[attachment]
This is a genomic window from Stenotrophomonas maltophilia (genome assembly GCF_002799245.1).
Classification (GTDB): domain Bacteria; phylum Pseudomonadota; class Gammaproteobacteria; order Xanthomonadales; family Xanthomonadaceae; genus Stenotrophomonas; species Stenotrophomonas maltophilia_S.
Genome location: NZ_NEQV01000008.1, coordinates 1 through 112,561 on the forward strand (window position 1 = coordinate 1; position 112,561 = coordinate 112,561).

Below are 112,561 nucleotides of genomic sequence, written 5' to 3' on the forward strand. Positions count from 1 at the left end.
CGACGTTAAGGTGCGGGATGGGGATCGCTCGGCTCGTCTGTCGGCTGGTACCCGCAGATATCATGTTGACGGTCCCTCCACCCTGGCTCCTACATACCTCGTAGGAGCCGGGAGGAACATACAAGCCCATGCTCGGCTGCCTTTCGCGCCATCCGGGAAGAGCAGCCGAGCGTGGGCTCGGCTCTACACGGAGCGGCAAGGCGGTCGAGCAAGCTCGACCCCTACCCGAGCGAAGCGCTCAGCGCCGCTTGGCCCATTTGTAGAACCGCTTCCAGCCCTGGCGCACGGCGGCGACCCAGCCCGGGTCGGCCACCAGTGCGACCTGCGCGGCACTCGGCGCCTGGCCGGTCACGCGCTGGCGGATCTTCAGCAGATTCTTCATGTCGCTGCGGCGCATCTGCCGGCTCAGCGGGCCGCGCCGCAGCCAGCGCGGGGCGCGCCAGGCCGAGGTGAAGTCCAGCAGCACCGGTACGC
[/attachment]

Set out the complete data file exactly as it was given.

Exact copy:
This is a genomic window from Stenotrophomonas maltophilia (genome assembly GCF_002799245.1).
Classification (GTDB): domain Bacteria; phylum Pseudomonadota; class Gammaproteobacteria; order Xanthomonadales; family Xanthomonadaceae; genus Stenotrophomonas; species Stenotrophomonas maltophilia_S.
Genome location: NZ_NEQV01000008.1, coordinates 1 through 112,561 on the forward strand (window position 1 = coordinate 1; position 112,561 = coordinate 112,561).

Below are 112,561 nucleotides of genomic sequence, written 5' to 3' on the forward strand. Positions count from 1 at the left end.
CGACGTTAAGGTGCGGGATGGGGATCGCTCGGCTCGTCTGTCGGCTGGTACCCGCAGATATCATGTTGACGGTCCCTCCACCCTGGCTCCTACATACCTCGTAGGAGCCGGGAGGAACATACAAGCCCATGCTCGGCTGCCTTTCGCGCCATCCGGGAAGAGCAGCCGAGCGTGGGCTCGGCTCTACACGGAGCGGCAAGGCGGTCGAGCAAGCTCGACCCCTACCCGAGCGAAGCGCTCAGCGCCGCTTGGCCCATTTGTAGAACCGCTTCCAGCCCTGGCGCACGGCGGCGACCCAGCCCGGGTCGGCCACCAGTGCGACCTGCGCGGCACTCGGCGCCTGGCCGGTCACGCGCTGGCGGATCTTCAGCAGATTCTTCATGTCGCTGCGGCGCATCTGCCGGCTCAGCGGGCCGCGCCGCAGCCAGCGCGGGGCGCGCCAGGCCGAGGTGAAGTCCAGCAGCACCGGTACGC